he fate of the new Wholestone pork processing plant in Sioux Falls will be up to voters, but pig farmers who are part owners in the company tout its convenient location and modern design as the solution to providing food for a growing population.
Wholestone Farms cut the ribbon Oct. 25 on a butcher shop that will provide custom processing of hogs marketed directly to consumers. Behind the building with green steel siding, land is cleared for a larger construction project, Wholestone’s $500 million plant capable of processing up to 6 million hogs a year.
The ribbon cutting ceremony took place two weeks ahead of the Nov. 8 vote on whether new meat processing facilities are allowed in Sioux Falls city limits. By opening the small butcher plant, Wholestone could possibly skirt any such moratorium and expand the small shop into the large commercial processing plant the company originally intended.
Wholestone announced plans for the butcher shop in July as a group in opposition to the large-scale pork plant gathered signatures to get the matter on the ballot.
Luke Minion, chairman of the board for Wholestone Farms and for its parent company, Pipestone Holdings, said at the ribbon cutting that the issue has polarized the community, and that Wholestone has followed the rules.
A large crowd, including several farmer-owners, gathered on the sunny October morning outside the butcher shop for the ribbon cutting sponsored by the Greater Sioux Falls Chamber of Commerce. Third generation farmer Seth Spronk spoke on behalf of farmers, telling how pig farming allowed him to come back to the family farm and he hopes to continue to farm for the rest of his life.
“This is one of the keys to being able to do that,” he said of the pork plant.
Having a new, state-of-the art facility for processing hogs is what the industry needs, according to Kevin Carlson, who is part owner in a sow farm near Rock Rapids, Iowa. His son handles a feeding operation near Adrian, Minnesota, and they currently sent their hogs to Wholestone’s plant in Fremont, Nebraska. The cost of trucking the animals there is three times what it would be to send them to Wholestone’s proposed Sioux Falls plant for processing, Carlson said.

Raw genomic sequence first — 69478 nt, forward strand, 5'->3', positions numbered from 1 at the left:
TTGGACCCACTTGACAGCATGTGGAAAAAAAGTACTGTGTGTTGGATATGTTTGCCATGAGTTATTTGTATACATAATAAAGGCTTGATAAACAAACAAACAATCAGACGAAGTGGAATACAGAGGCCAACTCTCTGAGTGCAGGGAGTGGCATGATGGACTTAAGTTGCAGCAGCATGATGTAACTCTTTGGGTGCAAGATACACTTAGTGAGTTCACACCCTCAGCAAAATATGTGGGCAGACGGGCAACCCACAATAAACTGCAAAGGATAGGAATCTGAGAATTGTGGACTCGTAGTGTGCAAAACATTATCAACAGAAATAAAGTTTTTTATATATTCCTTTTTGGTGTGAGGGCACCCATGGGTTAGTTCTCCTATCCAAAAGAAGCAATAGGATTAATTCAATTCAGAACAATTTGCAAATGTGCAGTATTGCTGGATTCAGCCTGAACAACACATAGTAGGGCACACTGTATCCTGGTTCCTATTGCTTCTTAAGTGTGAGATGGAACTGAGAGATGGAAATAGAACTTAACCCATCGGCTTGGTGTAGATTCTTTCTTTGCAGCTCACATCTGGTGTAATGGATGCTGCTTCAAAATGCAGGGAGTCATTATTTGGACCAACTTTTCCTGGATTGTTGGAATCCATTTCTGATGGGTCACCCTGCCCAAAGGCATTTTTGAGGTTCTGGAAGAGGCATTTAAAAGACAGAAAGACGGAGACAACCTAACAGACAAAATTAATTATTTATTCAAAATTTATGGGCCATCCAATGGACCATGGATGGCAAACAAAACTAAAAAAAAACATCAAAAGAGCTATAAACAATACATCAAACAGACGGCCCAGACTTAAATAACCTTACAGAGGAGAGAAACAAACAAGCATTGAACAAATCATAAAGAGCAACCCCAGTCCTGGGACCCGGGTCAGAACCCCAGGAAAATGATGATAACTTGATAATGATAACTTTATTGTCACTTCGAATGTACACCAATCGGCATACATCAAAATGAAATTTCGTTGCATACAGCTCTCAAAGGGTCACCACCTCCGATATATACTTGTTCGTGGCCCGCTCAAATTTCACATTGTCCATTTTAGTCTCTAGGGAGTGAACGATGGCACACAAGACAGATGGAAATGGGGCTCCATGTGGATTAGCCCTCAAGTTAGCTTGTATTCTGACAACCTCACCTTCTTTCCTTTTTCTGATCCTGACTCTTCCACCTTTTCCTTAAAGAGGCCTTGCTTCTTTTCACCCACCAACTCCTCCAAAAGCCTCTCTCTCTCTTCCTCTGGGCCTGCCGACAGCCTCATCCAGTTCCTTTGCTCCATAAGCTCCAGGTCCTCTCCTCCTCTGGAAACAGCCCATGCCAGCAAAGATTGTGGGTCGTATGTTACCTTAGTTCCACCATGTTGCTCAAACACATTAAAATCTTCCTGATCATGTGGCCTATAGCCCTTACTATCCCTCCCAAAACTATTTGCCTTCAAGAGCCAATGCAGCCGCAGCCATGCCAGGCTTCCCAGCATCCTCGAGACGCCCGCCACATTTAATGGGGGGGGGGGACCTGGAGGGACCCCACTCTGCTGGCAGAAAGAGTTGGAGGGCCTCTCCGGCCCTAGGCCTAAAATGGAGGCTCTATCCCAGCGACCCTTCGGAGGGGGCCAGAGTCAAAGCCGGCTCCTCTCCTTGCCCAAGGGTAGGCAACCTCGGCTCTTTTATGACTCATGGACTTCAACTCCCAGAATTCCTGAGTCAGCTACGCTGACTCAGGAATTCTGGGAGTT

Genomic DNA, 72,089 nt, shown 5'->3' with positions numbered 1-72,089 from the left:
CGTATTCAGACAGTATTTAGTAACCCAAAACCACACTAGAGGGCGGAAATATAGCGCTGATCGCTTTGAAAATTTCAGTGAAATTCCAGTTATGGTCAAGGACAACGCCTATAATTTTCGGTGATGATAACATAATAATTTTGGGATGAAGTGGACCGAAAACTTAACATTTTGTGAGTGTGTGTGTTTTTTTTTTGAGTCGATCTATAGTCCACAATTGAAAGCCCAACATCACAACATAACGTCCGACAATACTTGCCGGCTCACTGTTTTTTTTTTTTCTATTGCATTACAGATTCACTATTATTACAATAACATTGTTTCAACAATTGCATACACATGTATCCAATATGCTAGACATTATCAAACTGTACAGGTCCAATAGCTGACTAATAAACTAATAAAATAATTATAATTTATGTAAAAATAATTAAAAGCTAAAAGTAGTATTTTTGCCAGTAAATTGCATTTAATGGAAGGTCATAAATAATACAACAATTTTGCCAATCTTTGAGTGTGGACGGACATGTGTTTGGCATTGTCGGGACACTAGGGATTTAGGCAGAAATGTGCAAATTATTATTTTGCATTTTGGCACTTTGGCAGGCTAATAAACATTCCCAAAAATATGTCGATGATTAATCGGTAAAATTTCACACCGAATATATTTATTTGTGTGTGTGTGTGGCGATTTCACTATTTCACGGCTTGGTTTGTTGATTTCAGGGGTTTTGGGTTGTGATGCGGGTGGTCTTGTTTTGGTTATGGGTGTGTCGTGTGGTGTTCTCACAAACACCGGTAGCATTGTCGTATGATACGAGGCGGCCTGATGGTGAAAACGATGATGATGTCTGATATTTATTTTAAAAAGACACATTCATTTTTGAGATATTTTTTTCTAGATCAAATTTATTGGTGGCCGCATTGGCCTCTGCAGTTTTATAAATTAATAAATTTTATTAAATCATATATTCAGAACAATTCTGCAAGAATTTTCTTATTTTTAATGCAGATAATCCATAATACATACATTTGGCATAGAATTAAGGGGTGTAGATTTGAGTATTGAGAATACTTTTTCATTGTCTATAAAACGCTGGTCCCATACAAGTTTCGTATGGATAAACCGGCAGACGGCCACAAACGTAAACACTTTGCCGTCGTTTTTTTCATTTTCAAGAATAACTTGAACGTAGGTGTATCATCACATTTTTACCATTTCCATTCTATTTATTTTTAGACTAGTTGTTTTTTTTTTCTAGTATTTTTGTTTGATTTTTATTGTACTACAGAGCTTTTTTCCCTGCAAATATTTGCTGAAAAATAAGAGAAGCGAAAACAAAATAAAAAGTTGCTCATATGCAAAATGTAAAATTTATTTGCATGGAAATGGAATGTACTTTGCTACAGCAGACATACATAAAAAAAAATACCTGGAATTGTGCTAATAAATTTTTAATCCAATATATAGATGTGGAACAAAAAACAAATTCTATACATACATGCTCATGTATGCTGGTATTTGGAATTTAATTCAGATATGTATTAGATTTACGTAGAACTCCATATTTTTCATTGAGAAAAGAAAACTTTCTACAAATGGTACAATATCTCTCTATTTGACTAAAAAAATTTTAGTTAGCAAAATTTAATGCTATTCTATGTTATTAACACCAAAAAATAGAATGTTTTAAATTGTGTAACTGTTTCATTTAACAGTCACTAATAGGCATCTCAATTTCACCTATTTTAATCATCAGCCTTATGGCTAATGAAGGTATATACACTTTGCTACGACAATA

“We’ve been very excited to get this plant on the ground and built,” he said.
While opponents cite concerns about odor from the plant, Wholestone has promised the use of the latest technology keep smell at a minimum. In the face of that and other new technology, Carlson said he thinks old plants like Smithfield’s in Sioux Falls will eventually be obsolete.
“If we’re going to feed the world, we will need processing plants, and new ones benefit not only the area but farmers raising livestock,” he said.
The hog industry has grown in South Dakota, said South Dakota Pork executive director Glenn Muller, and Wholestone has stepped up to answer the need for processing.
Sioux Falls is the right place for a large plant, according to Muller. The city evolved around the Falls Park area, which was once home to Zip Feeds, the Sioux Falls Stockyards and is still bustling with Smithfield’s pork plant, he said, and the new facility is what Sioux Falls needs to develop as an industrial base.
The Wholestone plant is proposed in an area of northwestern Sioux Falls zoned for large industrial businesses, pointed out Adam Krause, who raises pigs near Clear Lake, South Dakota, and serves as first vice president on the South Dakota Pork Producer Council executive board.
“We have zoning boards for a reason,” he said.
Krause is a contract feeder for the entity while his dad, Laron Krause, is part owner. They currently send some of their hogs for processing at the Fremont plant. Krause said the plant there is easy to get to with access just off the freeway. Likewise, the Sioux Falls plant would be located off of the Interstate 229 Benson Road exit.
Most of all, he sees the processing capacity as a benefit to the industry.
“Still fresh on the mind of everyone is COVID,” he said. “It’s not long ago there were empty shelves at Hy-Vee.”
Large meat processors, including Smithfield, shut down in the spring of 2020 when COVID spread among workers. Farmers were left with nowhere to bring pigs that were ready for slaughter. Some turned to custom processing at small butcher shops, and buying meat directly from farmers has remained a popular option for consumers who want to know how their food was raised. Wholestone is tapping into that trend with its butcher shop.
“We’re going to be happy to sell you a pig,” Minion told the crowd outside the little green building. “We’re going to make a connection to you and these farmers. We’re going to act small and local at the same time we act big and global.”